A Parable to Ponder

A parent sits in a hallway of their child's school, outside the classroom of the teacher entrusted with the responsibility of educating that child. Vitally important, indeed. The parent waits for their appointment, the annual parent-teacher conference to discuss the state of the child's educational progress. Next to the parent sits a handsome, younger man in a suit. Too young to be a parent, maybe an older sibling. The curious parent asks the young man, "Do you have a child in the class?". His response leaves the parent stunned; "I'm a curriculum sales rep, here to meet with the teacher." (Read on!)

Upon recovering from the momentary shock, the parent notices a box and bag next to the young man. "So, it looks like you brought a lot of stuff for the teacher?". The young man replies, "Well, it's just a few curriculum samples, some pens and notepads, and the bag is a dinner from Joe's Deli since I know the teacher won't be able to get dinner in her schedule tonight."

The Parent, trying to grasp all the aspects of these revelations asks, "So you're hoping the teacher will get students to use your curriculum?"

Sales Rep: "I just want to educate the teacher about our product and why it can improve their students' performance."

Parent: "Can't the teacher get that information independently?"

Sales Rep: "Well, yes, but they are busy so we try to help them save time."

Parent: "But you only inform them about your product?"

Sales Rep: "We make sure the teachers know the benefits of our product."

Parent: "Why the need for the free samples, pens, notepads, and food?"

Sales Rep: "Well, honestly, we need them to remember our curriculum product when a student has a need for it. Poorer students can benefit from the free sample curriculum."

At that moment the classroom door opened and the teacher invited the young curriculum sales rep into the room and closed the door. After a few minutes he emerged and quickly left the school. The teacher then invited the parent into the room. The parent's now heightened sense of awareness glanced around the room, making several observations. There was an 'Educat-O' brand clock on the wall. The calendar made by 'Superior Curriculum Co.'. The teacher's desk held a plastic apple paperweight 'The World's Best Teacher uses EDUCATOR XR by Schoolmax'. A cup filled with pens all bearing curriculum logos sat on the corner of the desk. On the other corner sat a half-eaten club sandwich from Joe's Deli and several Schoolmax pens. A shelf behind the desk held hundreds of curriculum booklets labeled 'free sample'. The parent recognized some 'MathExcel by Schoolmax' free samples from the young salesman's box.

Teacher: "So let's talk about your son's math scores. They have been slipping and I think putting him on a new curriculum would help."

Parent: "What do you recommend?"

Teacher: "Well, I have these free samples of this MathExcel program that I think will help him."

Parent: "Why do you feel this is the best option for him?"

Teacher: "I just heard some very good research on the effectiveness of this program."

Parent: "Don't you think that you may be making this recommendation based on gifts that salesman brought?"

Teacher: "Well, other teachers may be affected by sales rep marketing, but I know that I only recommend what's best for the child. Plus I need the free samples to give to the children."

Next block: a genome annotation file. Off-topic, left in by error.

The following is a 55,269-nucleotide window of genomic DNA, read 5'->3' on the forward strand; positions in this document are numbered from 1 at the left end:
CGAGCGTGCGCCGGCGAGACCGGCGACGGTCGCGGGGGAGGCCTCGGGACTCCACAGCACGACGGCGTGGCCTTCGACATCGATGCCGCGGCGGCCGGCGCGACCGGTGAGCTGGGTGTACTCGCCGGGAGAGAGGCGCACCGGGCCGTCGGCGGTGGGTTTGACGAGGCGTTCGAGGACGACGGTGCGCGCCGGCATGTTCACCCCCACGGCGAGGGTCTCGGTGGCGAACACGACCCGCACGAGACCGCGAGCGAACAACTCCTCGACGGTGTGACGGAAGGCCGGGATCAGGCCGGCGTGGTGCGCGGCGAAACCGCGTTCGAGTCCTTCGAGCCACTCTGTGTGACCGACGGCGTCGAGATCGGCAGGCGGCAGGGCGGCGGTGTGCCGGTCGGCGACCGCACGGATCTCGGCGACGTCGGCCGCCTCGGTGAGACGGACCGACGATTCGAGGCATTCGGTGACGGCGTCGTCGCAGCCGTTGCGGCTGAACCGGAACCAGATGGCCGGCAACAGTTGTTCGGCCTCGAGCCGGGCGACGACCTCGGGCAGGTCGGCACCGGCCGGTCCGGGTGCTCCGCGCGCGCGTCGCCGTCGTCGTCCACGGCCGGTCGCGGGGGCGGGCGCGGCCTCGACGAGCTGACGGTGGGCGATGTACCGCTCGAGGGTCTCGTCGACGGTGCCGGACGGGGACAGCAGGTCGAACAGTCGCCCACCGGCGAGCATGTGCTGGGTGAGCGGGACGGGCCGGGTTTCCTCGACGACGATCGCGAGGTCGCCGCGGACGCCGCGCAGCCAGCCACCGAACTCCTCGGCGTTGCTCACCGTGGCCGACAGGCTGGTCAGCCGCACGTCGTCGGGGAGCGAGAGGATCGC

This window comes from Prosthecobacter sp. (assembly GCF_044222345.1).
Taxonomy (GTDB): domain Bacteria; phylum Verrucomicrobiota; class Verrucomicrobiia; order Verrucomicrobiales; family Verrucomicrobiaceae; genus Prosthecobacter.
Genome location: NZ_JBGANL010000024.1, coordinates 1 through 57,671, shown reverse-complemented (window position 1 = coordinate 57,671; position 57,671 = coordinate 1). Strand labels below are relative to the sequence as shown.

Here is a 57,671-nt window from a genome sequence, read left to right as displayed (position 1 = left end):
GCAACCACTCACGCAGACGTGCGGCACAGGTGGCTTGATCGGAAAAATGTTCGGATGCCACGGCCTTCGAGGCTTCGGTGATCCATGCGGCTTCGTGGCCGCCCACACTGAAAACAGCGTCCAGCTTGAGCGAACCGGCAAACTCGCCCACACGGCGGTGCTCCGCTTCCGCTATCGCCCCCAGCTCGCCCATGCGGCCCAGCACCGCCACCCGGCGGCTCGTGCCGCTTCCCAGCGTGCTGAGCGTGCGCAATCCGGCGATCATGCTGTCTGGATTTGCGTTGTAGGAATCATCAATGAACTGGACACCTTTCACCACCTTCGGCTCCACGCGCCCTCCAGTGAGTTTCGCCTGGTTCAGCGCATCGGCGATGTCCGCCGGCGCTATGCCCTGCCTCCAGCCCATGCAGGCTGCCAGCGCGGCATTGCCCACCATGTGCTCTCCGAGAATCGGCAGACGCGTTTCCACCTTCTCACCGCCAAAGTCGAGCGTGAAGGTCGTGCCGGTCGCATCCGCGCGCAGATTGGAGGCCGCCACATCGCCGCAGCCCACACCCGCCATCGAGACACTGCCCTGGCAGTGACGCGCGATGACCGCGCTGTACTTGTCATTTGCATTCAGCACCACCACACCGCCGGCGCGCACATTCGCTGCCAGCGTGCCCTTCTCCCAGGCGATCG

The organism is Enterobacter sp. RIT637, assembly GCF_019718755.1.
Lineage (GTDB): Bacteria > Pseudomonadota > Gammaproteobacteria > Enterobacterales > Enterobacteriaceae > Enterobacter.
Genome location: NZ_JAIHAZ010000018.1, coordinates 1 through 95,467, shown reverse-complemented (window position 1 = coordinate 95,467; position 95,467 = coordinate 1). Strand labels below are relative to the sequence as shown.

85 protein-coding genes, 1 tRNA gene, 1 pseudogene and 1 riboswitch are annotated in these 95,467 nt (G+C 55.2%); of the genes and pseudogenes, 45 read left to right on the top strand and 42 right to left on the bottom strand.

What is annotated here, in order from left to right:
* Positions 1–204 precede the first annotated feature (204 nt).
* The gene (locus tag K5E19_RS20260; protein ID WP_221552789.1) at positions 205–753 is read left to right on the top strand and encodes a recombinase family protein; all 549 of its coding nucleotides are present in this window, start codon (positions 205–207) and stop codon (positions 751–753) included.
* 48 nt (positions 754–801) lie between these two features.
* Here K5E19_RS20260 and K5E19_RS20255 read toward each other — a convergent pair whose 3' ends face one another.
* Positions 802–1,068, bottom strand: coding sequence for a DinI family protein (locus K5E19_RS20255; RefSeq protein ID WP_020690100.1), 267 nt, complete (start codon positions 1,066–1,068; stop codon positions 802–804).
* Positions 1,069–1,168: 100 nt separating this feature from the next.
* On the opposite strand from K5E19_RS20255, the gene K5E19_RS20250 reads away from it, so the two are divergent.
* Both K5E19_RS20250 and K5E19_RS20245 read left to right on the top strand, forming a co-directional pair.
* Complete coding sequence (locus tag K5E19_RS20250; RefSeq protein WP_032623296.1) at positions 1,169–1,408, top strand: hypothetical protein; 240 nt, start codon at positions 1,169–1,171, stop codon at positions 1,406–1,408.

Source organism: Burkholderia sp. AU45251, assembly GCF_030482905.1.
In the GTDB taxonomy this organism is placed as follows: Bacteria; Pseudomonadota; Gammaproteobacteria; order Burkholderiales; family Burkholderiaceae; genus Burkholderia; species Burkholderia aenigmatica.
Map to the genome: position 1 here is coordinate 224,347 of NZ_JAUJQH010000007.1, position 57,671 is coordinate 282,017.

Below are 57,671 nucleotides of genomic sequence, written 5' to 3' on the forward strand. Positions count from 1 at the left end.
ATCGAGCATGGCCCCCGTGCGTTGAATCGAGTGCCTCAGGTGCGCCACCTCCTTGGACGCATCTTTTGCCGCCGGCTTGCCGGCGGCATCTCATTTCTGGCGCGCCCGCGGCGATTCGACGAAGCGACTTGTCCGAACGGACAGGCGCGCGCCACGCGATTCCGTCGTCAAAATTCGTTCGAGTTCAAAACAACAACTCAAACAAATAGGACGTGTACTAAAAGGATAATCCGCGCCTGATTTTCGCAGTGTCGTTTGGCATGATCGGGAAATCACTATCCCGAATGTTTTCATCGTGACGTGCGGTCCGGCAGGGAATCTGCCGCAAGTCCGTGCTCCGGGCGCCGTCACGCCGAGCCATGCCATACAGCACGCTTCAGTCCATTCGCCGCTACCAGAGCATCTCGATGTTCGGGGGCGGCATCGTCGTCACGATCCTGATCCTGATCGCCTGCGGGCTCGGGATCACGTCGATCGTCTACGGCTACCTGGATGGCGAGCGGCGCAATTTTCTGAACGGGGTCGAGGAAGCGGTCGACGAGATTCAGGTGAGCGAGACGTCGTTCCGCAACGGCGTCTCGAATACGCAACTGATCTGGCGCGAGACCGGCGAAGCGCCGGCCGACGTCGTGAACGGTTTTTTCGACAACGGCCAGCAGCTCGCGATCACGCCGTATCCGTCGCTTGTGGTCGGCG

Should this parent trust this teacher? This teacher cares for the children and believes they aren't affected by this marketing. Are you comfortable with this situation regardless of whether or not the teacher is effected? The teacher has the best of intentions and education, but aren't they human? Would the sales rep be there if the marketing did not work?

The pharmaceutical industry spends billions of dollars annually marketing directly to physicians. Often times it is under the pretense of 'Medical Education'. While their product is good and these companies are limited in how they can get the product to consumers, are you comfortable with the ethical conflict this places on physicians? Doctors believe they are above the influence of the marketing. Scientific studies have shown otherwise. Pharmaceutical companies wouldn't invest the money if the marketing didn't work. I encourage you to learn more at and to ask your physician if they are pharm-free.

This message is my own thought and work, not sponsored by any organization or entity other than my own conviction. Please pass this message along!

Tuesday, February 5, 2008

Super Tuesday Observations

Just some observations as of 9:40pm:
-Hillary Clinton is winning her home state New York by 17 points while Barack Obama is winning his state Illinois by 32 points
-Obama is winning the South, the northern plains to northwest and a couple smaller New England states. Clinton is winning New England and the states around Arkansas where Bill was Governor.
-Clinton is winning among older voters and women. Barack is winning amongst under 65 year old voters.
-Clinton is winning high delegate states. Barack is winning more states.
-Colorado is going for Obama! Just another reason to love Colorado!

Sunday, February 3, 2008

Yes We Can!

Superbowl & Superbugs

So Superbowl Sunday has arrived and it looks so much different than normal. As opposed to years past, the 'Big Game' will not be the focal point of my day. In fact, it is almost more of a nuisance. Here's why...

Don't get me wrong! My man card is still intact, as indicated by the outfit I intend to have our baby wear to next year's Superbowl, and I still desperately want to see the game, the commercials, the L'il Smokies sausages, etc. But here's the deal. I have a Microbiology exam Monday morning at 8am... yes, an exam on Monday at 8am...

So my Superbowl Sunday started at 6:30am... with studying. 2 hours of gastro-intestinal diseases like Hepatitis, Botulism, and all sorts of diarrhea. Now a quick blog before going home and picking up Katrina for church. Ahhh, church! My respite of joy for the day! And after church? Back to studying for several hours. Then the game at our friend's house, or at least part of it (probably all of it, because my man card will be revoked if I miss NFL history). And then a bit more studying before bed. And then up at 6am on Monday for some last minute review before the exam.

Just a glimpse into how life changes in Med School. I could have spent more time studying this stuff throughout last week, but that doesn't work for me. The good news is that I spent quite a bit of time with Katrina and working on other personal stuff. I also got to watch the Democratic Debate Thursday night. Ultimately there is still plenty of balance in my life and I'm thankful to God for giving me that! He's also given me some additional opportunities to challenge myself. More to come on that!